Markets and prices

  • Retail sorghum and millet prices increased by 10 to 20 percent in most markets between June and July 2017, in line with general seasonal trends. Prices for both commodities remain approximately 30 to 35 percent higher than the recent five-year average.
  • Terms of Trade (ToT) between daily wage labor and sorghum are higher than at the same time in 2016 and 10 to 20 percent higher than the recent four-year average. In Gadaref market, for example, July 2017 ToT between daily wage labor and sorghum is similar to last month, but 20 percent higher than in July 2016 and the four-year average. ToT between livestock and sorghum also either remained stable or further improved due to increasing livestock prices. For example, in El Obied market, ToT between goat and sorghum in July 2017 was approximately 240 kg per head of goat, which is similar to last month, but 37 percent higher than last year due to the 27 percent increase of goat prices and seven percent decline of sorghum prices compared to last year.

South Sudanese refugees

  • The flow of South Sudanese refugees into Sudan continued during July and August 2017, including approximately 16,172 new arrivals in July and 4,338 new arrivals during the first two weeks of August, most of whom crossed into South Darfur State. Most newly arrived refugees during July and August fled ongoing conflict in Raja and Boro areas in Northern Bahr el Ghazal State of South Sudan. In total, approximately 424,182 South Sudanese refugees have arrived in Sudan since December 2013. Over 40 percent of those arrivals have occurred during the first half of 2017 due to increased conflict and worsening food security conditions in South Sudan.

Conflict

  • Over the past several months, a rift has emerged within the SPLM-N: one faction in the Nuba Mountains of South Kordofan lead by Abdel Aziz al-Hilu and the second in Blue Nile state led by Malik Agar. Fighting between the two factions has been reported in Blue Nile State and in Sudanese refugees’ camps in South Sudan since last month. This division could delay peace talks between the Government of Sudan and SPLM-N and could trigger wider conflict between these two factions that could cause additional displacement in SPLM-N controlled areas in Blue Nile and South Kordofan and from refugee camps in South Sudan to government-controlled areas of South Kordofan and Blue Nile. Meanwhile, the recent decision of the Sudanese government to collect illegal weapons from civilians and tribal militias in the Darfur and Kordofan states could result in some improvements in security in these areas.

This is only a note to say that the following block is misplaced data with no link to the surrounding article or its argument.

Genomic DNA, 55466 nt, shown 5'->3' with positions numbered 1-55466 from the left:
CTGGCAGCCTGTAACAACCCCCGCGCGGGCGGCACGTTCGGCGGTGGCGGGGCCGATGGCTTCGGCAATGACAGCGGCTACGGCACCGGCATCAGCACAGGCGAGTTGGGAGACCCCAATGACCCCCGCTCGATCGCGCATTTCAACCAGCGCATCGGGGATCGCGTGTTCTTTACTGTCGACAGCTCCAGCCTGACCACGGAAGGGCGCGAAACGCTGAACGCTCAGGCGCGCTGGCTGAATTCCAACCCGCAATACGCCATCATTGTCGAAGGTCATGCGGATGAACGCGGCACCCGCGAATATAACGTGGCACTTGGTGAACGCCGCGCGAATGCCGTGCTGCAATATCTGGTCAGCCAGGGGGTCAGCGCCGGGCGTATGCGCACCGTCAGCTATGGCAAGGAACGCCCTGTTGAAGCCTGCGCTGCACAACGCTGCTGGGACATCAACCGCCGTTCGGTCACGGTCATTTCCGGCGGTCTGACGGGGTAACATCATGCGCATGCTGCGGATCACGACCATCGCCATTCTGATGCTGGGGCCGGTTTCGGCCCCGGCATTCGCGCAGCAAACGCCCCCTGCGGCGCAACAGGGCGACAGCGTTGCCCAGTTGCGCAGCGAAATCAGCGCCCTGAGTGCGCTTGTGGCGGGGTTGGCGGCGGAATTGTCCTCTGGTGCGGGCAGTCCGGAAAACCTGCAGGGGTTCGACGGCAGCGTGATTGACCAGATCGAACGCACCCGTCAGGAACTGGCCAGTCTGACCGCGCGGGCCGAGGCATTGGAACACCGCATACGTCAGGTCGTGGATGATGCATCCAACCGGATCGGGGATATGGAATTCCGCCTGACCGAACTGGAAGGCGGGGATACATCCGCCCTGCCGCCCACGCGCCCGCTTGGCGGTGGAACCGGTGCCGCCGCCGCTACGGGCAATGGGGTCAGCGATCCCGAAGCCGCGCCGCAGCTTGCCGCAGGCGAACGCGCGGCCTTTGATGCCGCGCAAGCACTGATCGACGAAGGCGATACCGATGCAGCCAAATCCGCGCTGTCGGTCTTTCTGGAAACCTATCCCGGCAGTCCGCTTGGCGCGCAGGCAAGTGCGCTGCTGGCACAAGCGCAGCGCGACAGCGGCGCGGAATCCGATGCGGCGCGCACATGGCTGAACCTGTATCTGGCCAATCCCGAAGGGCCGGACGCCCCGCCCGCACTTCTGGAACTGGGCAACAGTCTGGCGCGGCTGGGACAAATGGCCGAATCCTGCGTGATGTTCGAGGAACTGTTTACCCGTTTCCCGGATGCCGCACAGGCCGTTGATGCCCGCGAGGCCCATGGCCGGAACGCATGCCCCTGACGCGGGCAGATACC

Updated Assumptions

Assumptions made in the Sudan Food Security Outlook for June 2017 to January 2018 remain unchanged. 

Projected Outlook through January 2018

  • August is the peak of the lean season in Sudan when access to food is reduced due to exhaustions of food stocks, seasonal increases in staple food prices, and limited access to markets during the rainy season. The number of food insecure people facing Crisis (IPC Phase 3) or worse acute food insecurity is slightly higher than usual due to influxes of refugees from South Sudan and poor 2016 harvests in South Kordofan and parts of North Darfur. In addition, SPLM-N controlled areas of South Kordofan and Jebel Marra will not be able to meet their minimum food and non-food needs due to displacement, lack of access to livelihood activities, and lack of access to humanitarian assistance. These areas will be in Emergency (IPC Phase 4), with households facing wider food consumption gaps through September 2017 and associated high levels of acute malnutrition. Parts of Red Sea and Kassala will also likely be in Crisis (IPC Phase 3) through September.
  • New harvests starting in October will improve household access to own-produced food, improve staple food supply on markets, lead to seasonal declines in staple food prices, and lead to additional agricultural labor income. In addition, household food access will improve due to increasing access to milk from livestock and improved access to wild foods. As a result, many areas will return to Minimal (IPC Phase 1) or Stressed (IPC Phase 2) acute food insecurity. Nevertheless, some households, particularly new IDPs in conflict-affected Darfur, South Kordofan, Blue Nile, West Kordofan, and refugees from South Sudan will likely remain in Crisis (IPC Phase 3) as continued displacement limits their access to land for cultivation and to seasonal agricultural labor. 

About this Update

This monthly report covers current conditions as well as changes to the projected outlook for food insecurity in this country. It updates FEWS NET’s quarterly Food Security Outlook. Learn more about our work here.

About FEWS NET

The Famine Early Warning Systems Network is a leading provider of early warning and analysis on food insecurity. Created by USAID in 1985 to help decision-makers plan for humanitarian crises, FEWS NET provides evidence-based analysis on some 34 countries. Implementing team members include NASA, NOAA, USDA, and USGS, along with Chemonics International Inc. and Kimetrica. Read more about our work.